A Sabouraud dextrose agar (SAB) plate streaked with conditioned medium samples from the affected MRC–5 plates and incubated aerobically at 20–25 °C led to white- to cream-colored colonies by day 7. The organism also was isolated using fluid thioglycollate medium incubated aerobically at 30–35 °C. In the latter case, growth was observed by day 7 as particulates that were found in a band about two thirds of the distance to the top of the liquid, and in a band floating at the liquid/air interface. Isolation of the organisms on tryptic soy agar (TSA) plates resulted in white- to cream-colored colonies by day 7 after streaking of conditioned medium samples from the affected MRC–5 plates. These colonies were present both on TSA plates incubated aerobically at 20–25 °C and in plates incubated at 30–35 °C. Gram staining of the organisms revealed a weak, inconsistent positive reaction. The organisms gave a positive reaction, staining as dark red and pink rods, when evaluated using Kinyoun's acid-fast staining procedure. Colonies taken from the TSA plates were submitted to a subcontractor for identification. Using the 16s rRNA gene sequencing method, the isolate was found to be a member of the Mycobacterium fortuitum complex. Differentiation of members of this nontuberculosis complex (M. chelonae, M. abcessus, and M. immunogenum) can be problematic. An assignment of M. chelonae or M. abscessus was obtained, and definitive identification to the species level was not pursued.
Figure 2: Transmission electron micrograph of an MRCâ5 cell from an infected culture, showing extracellular organisms (B), 23600 x magnification.
The authors subsequently evaluated additional retained bioreactor harvest samples that had been collected at various intervals to establish whether the microbe was present in the bioreactor before termination of the run. The earliest bioreactor harvests did not cause MRC–5 cell deterioration, and organisms were not detected in the inoculated detector cell cultures. In contrast, all samples from a point approximately midway through the run onward elicited these effects. The latency of onset of the observed effects in the detector cell cultures correlated generally with bioreactor harvest day, such that the most rapid effects were observed in the samples harvested just before termination of the bioreactor run. Isolation of organisms from the affected studies led, in each case, to identification of the M. chelonae or M. abscessus.
Figure 3: Light micrograph of an infected MRC-5 culture, showing mats of organisms and floating clumps at the plane of the medium/air interface (50 x magnification).
The nontuberculosis mycobacteria appear to represent a potential risk to the biopharmaceutical industry, due to their propensity for forming biofilms, their ability to proliferate in water under relatively low nutrient conditions, their resistance to typical water disinfection methods, and their relatively slow growth in nutrient media (2–5). The former properties render these organisms capable of existing in water piping and other surfaces in contact with water or aqueous media. Their growth characteristics make these agents easy to overlook, especially when surveillance methods, such as short-term bioburden assays, are employed. In this case study, the bioreactor run was terminated early because of an overly high value for an in-process monitoring parameter. However, routine bioburden testing performed on bulk harvest samples taken from the terminated bioreactor failed to detect the presence of the mycobacterial contaminant. Eventual detection of the contaminant in the course of adventitious virus testing of this bioreactor harvest sample was possible because that assay was relatively long in duration (28 days) and the antibiotics used in the assay (gentamicin, amphotericin B) were apparently ineffective against the species of mycobacterium involved. The route of entry of the mycobacterium into the bioreactor process was not determined.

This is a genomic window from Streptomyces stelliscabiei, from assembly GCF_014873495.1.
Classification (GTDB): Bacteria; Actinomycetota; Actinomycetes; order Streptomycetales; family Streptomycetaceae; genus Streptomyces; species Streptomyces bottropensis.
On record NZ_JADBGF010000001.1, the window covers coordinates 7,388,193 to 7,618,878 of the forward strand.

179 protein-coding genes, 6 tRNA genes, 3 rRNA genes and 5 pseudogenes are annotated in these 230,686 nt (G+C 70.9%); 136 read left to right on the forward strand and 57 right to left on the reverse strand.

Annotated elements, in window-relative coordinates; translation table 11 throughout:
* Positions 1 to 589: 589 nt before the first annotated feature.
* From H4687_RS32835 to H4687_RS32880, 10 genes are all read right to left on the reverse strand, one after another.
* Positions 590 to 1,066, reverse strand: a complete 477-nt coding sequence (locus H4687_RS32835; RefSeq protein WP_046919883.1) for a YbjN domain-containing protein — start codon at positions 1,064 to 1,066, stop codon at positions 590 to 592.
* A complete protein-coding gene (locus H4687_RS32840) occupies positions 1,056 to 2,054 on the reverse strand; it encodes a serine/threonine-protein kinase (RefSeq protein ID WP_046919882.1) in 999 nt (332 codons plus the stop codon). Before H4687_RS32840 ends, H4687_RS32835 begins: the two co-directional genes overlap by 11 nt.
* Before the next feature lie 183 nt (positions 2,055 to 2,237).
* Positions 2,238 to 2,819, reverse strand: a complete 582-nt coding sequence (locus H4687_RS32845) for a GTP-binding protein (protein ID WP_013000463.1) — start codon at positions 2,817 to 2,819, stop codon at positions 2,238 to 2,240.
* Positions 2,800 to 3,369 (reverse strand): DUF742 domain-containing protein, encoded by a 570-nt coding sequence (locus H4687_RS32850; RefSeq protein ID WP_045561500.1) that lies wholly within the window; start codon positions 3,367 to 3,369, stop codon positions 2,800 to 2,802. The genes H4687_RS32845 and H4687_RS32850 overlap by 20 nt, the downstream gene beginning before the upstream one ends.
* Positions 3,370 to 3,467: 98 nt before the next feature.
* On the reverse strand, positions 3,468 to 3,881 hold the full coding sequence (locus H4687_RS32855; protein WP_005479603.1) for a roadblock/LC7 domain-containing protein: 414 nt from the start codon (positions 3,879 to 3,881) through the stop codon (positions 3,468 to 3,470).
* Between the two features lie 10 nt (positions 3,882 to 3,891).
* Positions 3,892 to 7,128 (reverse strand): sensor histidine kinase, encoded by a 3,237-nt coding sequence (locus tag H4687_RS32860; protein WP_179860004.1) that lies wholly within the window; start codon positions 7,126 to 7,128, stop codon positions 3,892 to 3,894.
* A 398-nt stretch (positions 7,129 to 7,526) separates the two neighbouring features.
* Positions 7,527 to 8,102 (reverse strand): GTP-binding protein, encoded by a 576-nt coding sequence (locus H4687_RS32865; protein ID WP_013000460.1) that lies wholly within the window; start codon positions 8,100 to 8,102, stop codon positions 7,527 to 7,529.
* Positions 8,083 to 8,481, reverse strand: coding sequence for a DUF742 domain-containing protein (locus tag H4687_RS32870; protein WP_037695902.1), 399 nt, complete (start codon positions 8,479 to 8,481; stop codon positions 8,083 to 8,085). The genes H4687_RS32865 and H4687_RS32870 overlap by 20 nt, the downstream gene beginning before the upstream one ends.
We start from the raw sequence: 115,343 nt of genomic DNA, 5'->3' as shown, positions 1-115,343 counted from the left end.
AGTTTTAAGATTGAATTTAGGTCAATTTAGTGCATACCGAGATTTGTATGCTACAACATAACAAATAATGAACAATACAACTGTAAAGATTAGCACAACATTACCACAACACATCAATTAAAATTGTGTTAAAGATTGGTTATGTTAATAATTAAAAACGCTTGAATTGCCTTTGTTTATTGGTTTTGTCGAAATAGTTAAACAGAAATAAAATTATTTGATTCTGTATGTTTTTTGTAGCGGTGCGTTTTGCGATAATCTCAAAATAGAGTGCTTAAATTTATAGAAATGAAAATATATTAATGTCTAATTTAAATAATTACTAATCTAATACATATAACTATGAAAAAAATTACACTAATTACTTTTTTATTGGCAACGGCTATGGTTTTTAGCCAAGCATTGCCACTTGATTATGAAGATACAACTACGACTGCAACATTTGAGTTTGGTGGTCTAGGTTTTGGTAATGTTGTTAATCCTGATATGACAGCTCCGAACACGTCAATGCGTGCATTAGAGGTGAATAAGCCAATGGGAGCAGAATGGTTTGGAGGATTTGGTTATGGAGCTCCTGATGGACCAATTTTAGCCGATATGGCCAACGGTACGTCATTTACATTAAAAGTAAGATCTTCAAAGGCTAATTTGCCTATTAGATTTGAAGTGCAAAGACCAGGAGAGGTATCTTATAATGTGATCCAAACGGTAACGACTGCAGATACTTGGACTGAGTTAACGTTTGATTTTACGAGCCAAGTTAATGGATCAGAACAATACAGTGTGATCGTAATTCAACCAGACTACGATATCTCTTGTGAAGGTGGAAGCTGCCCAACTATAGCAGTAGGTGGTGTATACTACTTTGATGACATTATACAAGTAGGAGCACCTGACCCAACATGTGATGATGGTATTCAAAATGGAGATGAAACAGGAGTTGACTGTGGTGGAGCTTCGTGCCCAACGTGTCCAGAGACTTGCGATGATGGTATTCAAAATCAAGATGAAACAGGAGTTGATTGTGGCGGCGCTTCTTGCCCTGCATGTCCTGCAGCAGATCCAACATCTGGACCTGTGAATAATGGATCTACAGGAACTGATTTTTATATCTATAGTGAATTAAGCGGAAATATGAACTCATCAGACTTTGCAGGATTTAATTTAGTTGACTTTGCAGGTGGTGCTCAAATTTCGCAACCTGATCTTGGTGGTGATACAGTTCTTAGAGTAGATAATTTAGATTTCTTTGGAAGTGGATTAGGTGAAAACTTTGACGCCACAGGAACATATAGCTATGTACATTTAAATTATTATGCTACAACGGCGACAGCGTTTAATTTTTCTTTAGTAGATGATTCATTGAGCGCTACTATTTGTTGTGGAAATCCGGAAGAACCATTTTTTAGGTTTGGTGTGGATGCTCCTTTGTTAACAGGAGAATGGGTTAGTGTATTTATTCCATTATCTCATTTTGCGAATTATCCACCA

The mycobacteria involved in this case are pathogenic in humans, especially those who are immunocompromised (6, 7). It is difficult to estimate the frequency of occurrence of mycobacterial contamination in the biologics manufacturing industry, because some episodes may lead to premature bioreactor termination, such as that occurring in this case, with little evidence to implicate a mycobacterium. A few cases of contaminated vaccines and tissue extracts have been reported in the literature (8, 9). One can only speculate about the actual risk to the biopharmaceutical industry of this type of contamination.
At the time the work was performed1, Raymond Nims, PhD*, was a scientific director, Alfred Chun, was a laboratory director, Angela Marino, was a laboratory supervisor, and Suzanne Dieringer-Boyer, was a scientist, all at Biologics Testing at BioReliance, Rockville, MD, firstname.lastname@example.org.
1. R. Nims et. al., "Adventitious Agents: Concerns and Testing for Biopharmaceuticals," in: Process Validation in Manufacturing of Biopharmaceuticals: Guidelines, Current Practices, and Industrial Case Studies, A.S. Rathore and G. Sofer, Eds., (CRC Press, Boca Raton, FL, 2005), pp. 143–167.
2. C. Le Dantec et al., Appl. Environ. Microbiol. 68 (11), 5318–5325 (2002).
3. L. Hall-Stoodley, C.W. Keevil, and H.M. Lappin-Scott, J. Appl. Microbiol. 85, 60S–69S (1999).
4. L. A. Carson et. al., Appl. Environ. Microbiol. 36 (6), 839–846 (1978).
5. C. Le Dantec et. al., Appl. Environ. Microbiol. 68 (3), 1025–1032 (2002).
6. B.G. Metchock et. al., "Mycobacterium," in: Manual of Clinical Microbiology, Murray, et al., Eds., (ASM Press, 7th ed., 1999) pp. 399–437.
7. W.J. Koh, O.J. Kwon, and K.S. Lee, Korean J. Radiol. 3 (3), 145–157 (2002).
8. J.G.A. Borghans and J.L. Stanford, Am. Rev. Respir. Dis. 107 (1), 1–8 (1973).
9. K. Galil et al., Emerg. Inf. Dis. 5 (5), 681–687 (1999).
1Current Author Affiliations:
Raymond Nims is currently at RMC Pharmaceutical Solutions, Inc., Longmont, CO, Alfred Chun is currently at Cangene bioPharma, Baltimore, MD, and Suzanne Dieringer-Boyer is currently at the National Biodefense Analysis and Countermeasures Center (NBACC), Frederick, MD.